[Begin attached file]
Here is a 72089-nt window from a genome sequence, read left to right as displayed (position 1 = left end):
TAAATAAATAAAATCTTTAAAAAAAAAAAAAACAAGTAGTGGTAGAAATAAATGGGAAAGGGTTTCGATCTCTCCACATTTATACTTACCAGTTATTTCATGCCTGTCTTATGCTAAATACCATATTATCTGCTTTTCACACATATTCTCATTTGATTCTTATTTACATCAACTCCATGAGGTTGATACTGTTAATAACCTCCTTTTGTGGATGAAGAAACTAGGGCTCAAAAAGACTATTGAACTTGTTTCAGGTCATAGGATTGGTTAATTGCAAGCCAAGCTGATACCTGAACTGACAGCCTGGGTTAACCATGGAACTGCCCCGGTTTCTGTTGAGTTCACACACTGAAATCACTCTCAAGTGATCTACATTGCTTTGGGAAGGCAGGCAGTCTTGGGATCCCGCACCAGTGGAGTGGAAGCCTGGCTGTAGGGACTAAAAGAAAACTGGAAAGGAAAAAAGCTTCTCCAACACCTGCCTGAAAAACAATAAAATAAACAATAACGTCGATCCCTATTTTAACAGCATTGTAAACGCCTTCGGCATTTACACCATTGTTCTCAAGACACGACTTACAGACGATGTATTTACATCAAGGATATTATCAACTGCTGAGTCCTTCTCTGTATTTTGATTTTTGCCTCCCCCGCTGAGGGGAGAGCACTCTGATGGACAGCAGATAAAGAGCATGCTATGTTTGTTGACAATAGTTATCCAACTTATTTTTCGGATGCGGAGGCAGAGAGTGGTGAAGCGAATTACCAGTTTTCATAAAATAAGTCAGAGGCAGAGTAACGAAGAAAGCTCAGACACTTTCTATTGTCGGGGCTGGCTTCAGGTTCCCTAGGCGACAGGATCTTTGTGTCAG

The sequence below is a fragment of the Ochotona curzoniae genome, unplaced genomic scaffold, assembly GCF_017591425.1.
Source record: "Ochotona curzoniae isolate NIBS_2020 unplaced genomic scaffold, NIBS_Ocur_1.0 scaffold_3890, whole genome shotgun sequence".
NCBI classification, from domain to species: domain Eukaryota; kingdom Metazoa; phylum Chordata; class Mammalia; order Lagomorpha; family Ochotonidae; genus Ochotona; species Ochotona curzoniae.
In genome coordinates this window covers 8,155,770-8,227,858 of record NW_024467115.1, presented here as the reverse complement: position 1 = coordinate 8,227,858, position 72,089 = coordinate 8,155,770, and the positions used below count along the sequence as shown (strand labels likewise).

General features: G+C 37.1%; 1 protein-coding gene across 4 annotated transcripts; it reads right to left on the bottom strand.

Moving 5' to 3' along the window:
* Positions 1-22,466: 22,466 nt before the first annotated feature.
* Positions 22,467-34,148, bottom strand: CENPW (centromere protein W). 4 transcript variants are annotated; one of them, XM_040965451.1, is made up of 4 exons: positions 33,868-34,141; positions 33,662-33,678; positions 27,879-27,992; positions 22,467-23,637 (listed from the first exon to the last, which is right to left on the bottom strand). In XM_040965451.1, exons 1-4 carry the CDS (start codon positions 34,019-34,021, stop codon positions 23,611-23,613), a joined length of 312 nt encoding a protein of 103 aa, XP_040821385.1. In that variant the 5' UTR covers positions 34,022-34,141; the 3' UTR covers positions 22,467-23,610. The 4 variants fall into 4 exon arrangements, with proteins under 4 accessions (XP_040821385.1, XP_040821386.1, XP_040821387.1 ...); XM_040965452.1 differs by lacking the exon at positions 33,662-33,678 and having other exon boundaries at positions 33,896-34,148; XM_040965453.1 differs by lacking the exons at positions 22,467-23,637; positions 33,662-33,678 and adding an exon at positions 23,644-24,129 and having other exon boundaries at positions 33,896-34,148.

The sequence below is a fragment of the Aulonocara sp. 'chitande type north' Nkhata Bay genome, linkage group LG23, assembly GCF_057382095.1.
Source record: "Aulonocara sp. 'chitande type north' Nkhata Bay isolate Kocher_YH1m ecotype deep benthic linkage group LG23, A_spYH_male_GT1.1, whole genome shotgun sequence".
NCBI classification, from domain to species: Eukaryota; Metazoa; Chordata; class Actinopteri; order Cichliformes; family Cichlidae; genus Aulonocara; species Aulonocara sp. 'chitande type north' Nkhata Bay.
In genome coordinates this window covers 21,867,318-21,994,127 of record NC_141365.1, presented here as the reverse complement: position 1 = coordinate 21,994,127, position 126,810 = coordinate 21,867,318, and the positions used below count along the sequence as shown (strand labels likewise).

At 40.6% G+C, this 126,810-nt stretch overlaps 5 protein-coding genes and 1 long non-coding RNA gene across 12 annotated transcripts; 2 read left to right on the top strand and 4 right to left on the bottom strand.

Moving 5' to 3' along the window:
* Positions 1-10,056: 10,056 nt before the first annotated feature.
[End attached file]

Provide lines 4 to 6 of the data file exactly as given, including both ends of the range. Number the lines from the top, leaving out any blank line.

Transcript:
Source record: "Ochotona curzoniae isolate NIBS_2020 unplaced genomic scaffold, NIBS_Ocur_1.0 scaffold_3890, whole genome shotgun sequence".
NCBI classification, from domain to species: domain Eukaryota; kingdom Metazoa; phylum Chordata; class Mammalia; order Lagomorpha; family Ochotonidae; genus Ochotona; species Ochotona curzoniae.
In genome coordinates this window covers 8,155,770-8,227,858 of record NW_024467115.1, presented here as the reverse complement: position 1 = coordinate 8,227,858, position 72,089 = coordinate 8,155,770, and the positions used below count along the sequence as shown (strand labels likewise).